I didn't really finish the ST, but considered it a coast to coast ride since I made it to Pensacola Florida and the Gulf is East Coast enough for me.  I might have felt differently if I hadn't already scratched the coast to coast itch by previously riding the Trans America.  Actually, I still I do plan to ride across Florida at some point I was going to do that this Spring if it had not been for the pandemic.  So in a sense, I will kind of be doing one in two sections, but I really don't think of it as completing a coast to coast ride when I do ride across Florida.

Offline misterflask

Re: "Least amount of car traffic"
« Reply #17 on: May 24, 2020, 06:51:34 pm »
On short tours, I've recently been using Google cycle routing on my smartphone.  It results in interesting routes and generally low traffic.  The things I've stumbled on have been a delight.  If I see a road that looks interesting, I turn down it and let Google figure it out from there.  Coverage is generally good where I've been, but there have been a few spots of absent coverage that added interest to the process.

Offline staehpj1

Re: "Least amount of car traffic"
« Reply #18 on: May 25, 2020, 08:27:28 am »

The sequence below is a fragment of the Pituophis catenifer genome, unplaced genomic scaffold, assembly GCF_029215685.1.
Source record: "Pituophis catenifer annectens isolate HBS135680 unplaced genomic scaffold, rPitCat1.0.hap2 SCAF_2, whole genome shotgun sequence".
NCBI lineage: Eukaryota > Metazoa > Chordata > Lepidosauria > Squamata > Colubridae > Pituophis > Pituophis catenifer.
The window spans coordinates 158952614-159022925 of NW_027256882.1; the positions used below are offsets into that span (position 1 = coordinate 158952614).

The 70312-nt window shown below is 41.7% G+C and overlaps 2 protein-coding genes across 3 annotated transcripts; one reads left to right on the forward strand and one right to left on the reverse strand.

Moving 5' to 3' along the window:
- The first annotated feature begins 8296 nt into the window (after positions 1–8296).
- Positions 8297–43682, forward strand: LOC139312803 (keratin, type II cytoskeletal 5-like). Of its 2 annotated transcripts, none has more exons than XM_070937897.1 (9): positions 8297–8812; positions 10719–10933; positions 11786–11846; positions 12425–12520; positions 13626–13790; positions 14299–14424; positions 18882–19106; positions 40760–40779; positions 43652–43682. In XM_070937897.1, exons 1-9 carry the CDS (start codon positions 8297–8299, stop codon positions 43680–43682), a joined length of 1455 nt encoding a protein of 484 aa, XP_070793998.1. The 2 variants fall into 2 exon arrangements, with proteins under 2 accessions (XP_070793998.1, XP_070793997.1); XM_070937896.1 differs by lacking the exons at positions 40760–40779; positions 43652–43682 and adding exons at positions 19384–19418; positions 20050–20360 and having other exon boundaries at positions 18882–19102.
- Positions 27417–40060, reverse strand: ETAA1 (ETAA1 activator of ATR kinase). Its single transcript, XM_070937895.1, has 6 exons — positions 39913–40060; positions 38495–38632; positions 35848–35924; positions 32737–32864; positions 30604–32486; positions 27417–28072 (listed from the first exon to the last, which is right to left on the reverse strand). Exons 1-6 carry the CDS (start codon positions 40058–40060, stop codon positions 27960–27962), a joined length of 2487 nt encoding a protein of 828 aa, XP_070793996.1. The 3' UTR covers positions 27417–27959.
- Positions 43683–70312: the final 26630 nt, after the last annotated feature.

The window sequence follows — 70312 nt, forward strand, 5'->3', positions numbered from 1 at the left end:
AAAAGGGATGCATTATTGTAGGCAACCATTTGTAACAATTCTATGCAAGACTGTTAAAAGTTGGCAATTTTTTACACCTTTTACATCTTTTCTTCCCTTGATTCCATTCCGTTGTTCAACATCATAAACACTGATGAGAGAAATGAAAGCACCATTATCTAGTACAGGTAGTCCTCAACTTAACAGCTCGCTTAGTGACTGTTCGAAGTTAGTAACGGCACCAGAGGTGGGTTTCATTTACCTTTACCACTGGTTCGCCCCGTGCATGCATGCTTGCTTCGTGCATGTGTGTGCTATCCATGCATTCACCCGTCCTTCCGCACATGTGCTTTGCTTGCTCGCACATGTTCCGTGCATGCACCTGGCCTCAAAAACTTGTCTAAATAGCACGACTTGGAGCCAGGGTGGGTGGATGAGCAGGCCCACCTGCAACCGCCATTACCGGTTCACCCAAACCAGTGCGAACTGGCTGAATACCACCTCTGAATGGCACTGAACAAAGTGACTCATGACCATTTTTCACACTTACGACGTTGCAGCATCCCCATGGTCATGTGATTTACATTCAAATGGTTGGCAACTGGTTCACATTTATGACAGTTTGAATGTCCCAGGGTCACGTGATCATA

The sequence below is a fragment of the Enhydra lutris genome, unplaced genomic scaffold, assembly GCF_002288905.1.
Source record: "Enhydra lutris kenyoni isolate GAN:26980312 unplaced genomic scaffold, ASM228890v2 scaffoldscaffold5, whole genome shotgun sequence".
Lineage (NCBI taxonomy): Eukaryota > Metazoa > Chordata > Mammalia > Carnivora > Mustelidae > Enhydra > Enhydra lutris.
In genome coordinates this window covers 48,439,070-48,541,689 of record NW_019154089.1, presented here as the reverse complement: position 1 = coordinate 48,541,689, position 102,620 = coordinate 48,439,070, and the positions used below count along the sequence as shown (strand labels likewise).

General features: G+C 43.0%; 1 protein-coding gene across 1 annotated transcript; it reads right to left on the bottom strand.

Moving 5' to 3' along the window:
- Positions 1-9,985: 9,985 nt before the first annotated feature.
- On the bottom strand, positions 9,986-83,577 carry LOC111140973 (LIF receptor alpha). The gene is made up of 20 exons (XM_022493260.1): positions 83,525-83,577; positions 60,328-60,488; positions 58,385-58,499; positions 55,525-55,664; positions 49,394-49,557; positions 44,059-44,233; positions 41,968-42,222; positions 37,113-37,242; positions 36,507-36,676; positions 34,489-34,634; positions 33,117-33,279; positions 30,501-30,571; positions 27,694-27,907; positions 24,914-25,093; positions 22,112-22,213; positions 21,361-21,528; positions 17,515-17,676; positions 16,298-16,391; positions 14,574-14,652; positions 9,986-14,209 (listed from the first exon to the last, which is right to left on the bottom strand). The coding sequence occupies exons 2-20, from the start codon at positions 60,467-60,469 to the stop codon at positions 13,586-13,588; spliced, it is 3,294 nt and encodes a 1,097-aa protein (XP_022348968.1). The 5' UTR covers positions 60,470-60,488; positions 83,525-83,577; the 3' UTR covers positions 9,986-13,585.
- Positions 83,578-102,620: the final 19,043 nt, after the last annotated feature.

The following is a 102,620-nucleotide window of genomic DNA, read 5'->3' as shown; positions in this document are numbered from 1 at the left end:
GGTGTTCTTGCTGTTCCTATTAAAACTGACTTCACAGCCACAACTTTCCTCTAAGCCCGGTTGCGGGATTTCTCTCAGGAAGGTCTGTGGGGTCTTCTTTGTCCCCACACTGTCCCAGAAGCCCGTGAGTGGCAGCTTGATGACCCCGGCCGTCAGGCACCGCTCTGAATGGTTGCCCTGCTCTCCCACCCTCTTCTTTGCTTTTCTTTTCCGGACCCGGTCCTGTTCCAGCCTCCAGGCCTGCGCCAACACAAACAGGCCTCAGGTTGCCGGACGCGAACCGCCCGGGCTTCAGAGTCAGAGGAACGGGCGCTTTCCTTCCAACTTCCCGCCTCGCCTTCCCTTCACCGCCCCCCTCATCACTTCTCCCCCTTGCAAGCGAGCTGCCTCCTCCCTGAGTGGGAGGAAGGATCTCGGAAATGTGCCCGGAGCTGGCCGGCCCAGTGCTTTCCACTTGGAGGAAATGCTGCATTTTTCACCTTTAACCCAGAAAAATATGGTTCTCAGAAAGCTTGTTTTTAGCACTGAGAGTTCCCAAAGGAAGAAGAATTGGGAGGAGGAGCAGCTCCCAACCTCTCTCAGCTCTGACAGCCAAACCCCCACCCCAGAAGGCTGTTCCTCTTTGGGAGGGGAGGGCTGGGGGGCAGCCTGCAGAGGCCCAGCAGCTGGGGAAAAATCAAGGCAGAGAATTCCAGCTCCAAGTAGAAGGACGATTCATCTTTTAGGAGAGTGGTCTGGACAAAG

On short tours, I've recently been using Google cycle routing on my smartphone.  It results in interesting routes and generally low traffic.  The things I've stumbled on have been a delight.  If I see a road that looks interesting, I turn down it and let Google figure it out from there.  Coverage is generally good where I've been, but there have been a few spots of absent coverage that added interest to the process.
I often look at both the Google car and bike directions.  I choose the car directions more often than the bike directions, but sometimes there are real gems well worth checking out in the bike directions.  Other times they seem to go way out of their way to use a MUP that I'd just as soon avoid.

Offline TCS

Re: "Least amount of car traffic"
« Reply #19 on: May 31, 2020, 08:55:50 pm »
While I'm fine riding on city streets to get out into the country at home, or riding through towns and (small) cities on tour, I've encountered other cyclists who seem traumatized by the experience.